The Balance Between Nature and Architecture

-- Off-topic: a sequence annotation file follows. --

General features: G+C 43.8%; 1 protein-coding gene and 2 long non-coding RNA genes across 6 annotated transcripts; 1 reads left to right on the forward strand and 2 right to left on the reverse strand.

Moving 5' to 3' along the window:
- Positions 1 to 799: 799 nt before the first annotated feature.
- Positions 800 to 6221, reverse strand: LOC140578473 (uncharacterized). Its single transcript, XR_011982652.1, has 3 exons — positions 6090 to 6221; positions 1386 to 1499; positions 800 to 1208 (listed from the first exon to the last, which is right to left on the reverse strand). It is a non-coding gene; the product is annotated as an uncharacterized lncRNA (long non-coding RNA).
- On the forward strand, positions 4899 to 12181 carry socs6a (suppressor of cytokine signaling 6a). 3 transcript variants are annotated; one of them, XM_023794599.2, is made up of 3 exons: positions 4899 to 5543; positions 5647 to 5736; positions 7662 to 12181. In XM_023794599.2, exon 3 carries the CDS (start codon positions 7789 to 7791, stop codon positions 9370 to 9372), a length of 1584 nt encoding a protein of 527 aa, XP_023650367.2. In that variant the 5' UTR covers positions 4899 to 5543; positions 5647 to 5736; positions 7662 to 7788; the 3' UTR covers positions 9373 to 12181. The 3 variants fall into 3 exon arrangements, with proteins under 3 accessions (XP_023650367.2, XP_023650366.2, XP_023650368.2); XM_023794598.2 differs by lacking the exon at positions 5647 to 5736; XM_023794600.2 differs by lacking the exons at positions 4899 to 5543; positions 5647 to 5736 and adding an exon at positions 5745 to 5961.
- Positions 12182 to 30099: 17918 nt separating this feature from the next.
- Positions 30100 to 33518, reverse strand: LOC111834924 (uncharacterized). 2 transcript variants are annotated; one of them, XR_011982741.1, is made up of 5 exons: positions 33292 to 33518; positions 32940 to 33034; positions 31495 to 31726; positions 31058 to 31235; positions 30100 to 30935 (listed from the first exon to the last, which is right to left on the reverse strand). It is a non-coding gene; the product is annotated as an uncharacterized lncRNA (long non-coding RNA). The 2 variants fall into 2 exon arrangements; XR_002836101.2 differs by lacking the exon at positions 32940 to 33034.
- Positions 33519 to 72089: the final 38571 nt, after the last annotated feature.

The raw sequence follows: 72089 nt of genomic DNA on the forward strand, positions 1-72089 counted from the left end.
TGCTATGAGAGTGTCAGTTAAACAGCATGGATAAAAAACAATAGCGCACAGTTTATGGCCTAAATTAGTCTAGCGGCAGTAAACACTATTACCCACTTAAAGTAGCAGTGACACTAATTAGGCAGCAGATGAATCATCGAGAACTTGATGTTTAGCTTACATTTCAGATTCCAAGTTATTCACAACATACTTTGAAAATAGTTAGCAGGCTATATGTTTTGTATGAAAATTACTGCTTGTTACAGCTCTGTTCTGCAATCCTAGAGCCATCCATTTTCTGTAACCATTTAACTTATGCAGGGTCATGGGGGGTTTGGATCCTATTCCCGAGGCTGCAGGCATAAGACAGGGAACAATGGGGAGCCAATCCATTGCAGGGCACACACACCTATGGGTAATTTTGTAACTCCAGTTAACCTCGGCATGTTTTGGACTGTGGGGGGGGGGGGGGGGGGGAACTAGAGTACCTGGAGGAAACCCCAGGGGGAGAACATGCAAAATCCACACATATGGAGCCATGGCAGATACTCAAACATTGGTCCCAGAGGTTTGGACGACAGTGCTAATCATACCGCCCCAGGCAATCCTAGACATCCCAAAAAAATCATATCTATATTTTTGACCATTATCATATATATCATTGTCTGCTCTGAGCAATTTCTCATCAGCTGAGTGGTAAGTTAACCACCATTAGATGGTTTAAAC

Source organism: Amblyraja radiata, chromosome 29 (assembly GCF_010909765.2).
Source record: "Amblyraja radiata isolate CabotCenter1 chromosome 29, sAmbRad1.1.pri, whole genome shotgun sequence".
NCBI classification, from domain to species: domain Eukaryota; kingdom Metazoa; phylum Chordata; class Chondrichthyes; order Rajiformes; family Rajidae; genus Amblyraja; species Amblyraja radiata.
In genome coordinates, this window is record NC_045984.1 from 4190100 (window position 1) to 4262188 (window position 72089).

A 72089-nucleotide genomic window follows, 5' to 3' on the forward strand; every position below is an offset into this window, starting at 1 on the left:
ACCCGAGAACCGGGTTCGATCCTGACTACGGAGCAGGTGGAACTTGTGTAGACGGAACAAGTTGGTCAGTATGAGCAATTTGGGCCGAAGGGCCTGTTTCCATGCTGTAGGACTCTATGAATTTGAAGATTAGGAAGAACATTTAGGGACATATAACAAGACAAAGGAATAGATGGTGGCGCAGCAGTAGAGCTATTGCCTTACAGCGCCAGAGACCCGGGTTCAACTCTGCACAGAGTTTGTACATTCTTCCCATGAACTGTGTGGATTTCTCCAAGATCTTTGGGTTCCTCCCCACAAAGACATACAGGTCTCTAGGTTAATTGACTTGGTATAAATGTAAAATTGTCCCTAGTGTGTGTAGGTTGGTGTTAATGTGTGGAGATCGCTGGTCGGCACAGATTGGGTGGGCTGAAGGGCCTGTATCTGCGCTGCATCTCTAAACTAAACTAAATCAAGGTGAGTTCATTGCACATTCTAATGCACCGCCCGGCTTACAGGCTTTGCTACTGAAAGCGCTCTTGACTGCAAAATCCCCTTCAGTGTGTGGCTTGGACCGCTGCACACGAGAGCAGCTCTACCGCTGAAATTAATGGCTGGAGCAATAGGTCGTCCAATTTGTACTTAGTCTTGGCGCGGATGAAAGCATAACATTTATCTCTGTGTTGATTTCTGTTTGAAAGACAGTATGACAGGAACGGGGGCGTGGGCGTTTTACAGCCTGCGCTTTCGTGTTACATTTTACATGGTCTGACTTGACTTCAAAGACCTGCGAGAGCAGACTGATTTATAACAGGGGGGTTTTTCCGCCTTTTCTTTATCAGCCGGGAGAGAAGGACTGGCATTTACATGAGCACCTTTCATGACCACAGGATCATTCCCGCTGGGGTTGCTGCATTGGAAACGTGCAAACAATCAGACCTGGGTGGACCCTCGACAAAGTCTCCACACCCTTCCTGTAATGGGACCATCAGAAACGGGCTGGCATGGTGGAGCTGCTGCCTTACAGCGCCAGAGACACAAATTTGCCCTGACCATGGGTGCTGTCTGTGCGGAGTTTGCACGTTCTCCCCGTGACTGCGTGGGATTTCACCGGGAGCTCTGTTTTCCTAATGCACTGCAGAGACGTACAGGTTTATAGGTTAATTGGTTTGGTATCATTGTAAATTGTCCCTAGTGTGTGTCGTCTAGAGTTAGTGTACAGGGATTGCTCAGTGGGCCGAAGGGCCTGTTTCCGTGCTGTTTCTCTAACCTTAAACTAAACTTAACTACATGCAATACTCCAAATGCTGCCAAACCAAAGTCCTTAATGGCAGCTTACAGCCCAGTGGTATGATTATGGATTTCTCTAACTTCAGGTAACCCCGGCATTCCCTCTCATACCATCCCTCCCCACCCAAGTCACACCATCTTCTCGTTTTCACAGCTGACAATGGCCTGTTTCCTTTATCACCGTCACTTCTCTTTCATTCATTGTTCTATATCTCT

The brief, as stated by SOUP.was to ‘create a relaxed contemporary house within a reconsidered, “natural” landscape that blurred the site boundaries to its neighbours and adjoining marshland’.The location therefore remained a strong focalpoint throughout the entire project. with each aspect of the build designed to accentuate the stunning views of ‘outstanding natural beauty’.As Patrick Walls.from SOUP explains, the centralmotif was to ‘try and control the sense of arrivaland movement through the house by creating an entrance courtyard to the front which didn’t give a direct view through to the River Aide’. He goes on to say that ‘the view is kept and created by the front entrance; you move through into the main living space which then opens out onto the wide landscape’.The property itself has been kept minimalist in style; large open space and concrete floors remain neutral in colour to further highlight the surrounding greenery.The unfolding relationship between nature and architecture is maintained through the property via the carefully positioned rooflights that allow sunlight to pervade the building.Using rooflights to make the most of natural light As part of the architects vision to, incorporate as much outdoor space as possible. Glazing Vision were delighted to supply a range of bespoke roof!ights to make the most of this natural source of lightThe central feature Glazing Vision supplied was a Bespoke ‘Eaves’ Flushglaze Rooflight [3650mm x 1685mm].This was positioned within the stairwell. enabling light to flood into a typically dark. enclosed space using both horizontal and vertical sections of glass.Glazing Vision’s ethos of ‘minimal framework’ made them the naturalchoice when it came to the roof glazing on this building. In order to achieve the goals of the design brief,the avoidance of visible framework was critical to the overall aesthetic.The glass on the central feature roof light appears to disappear into the building fabric, forming a seamless integration between the glass and building envelope.As communication is essential when dealing with small details, Glazing Vision provided detailed general arrangement drawings.These included recommendations on how internalflnishes might be carried out in order to minimise, and in most cases, completely hide any supporting framework.Frameless glass flnishes are not always easy to achieve. One of the critical design requirements of glass used in any building project is to resist the loads created by wind pressure and snow, as this can dictate the maximum single pane size permitted before the deflection of the glass exceeds what is considered safe.Glazing Vision calculated the appropria te thickness and type of glass to meet the specifled requirements .After initially assessing the unit and the deflection of glass to wind pressure. Glazing Vision felt that there might have been a risk of fracture,due to the sheer size of the horizontal pane.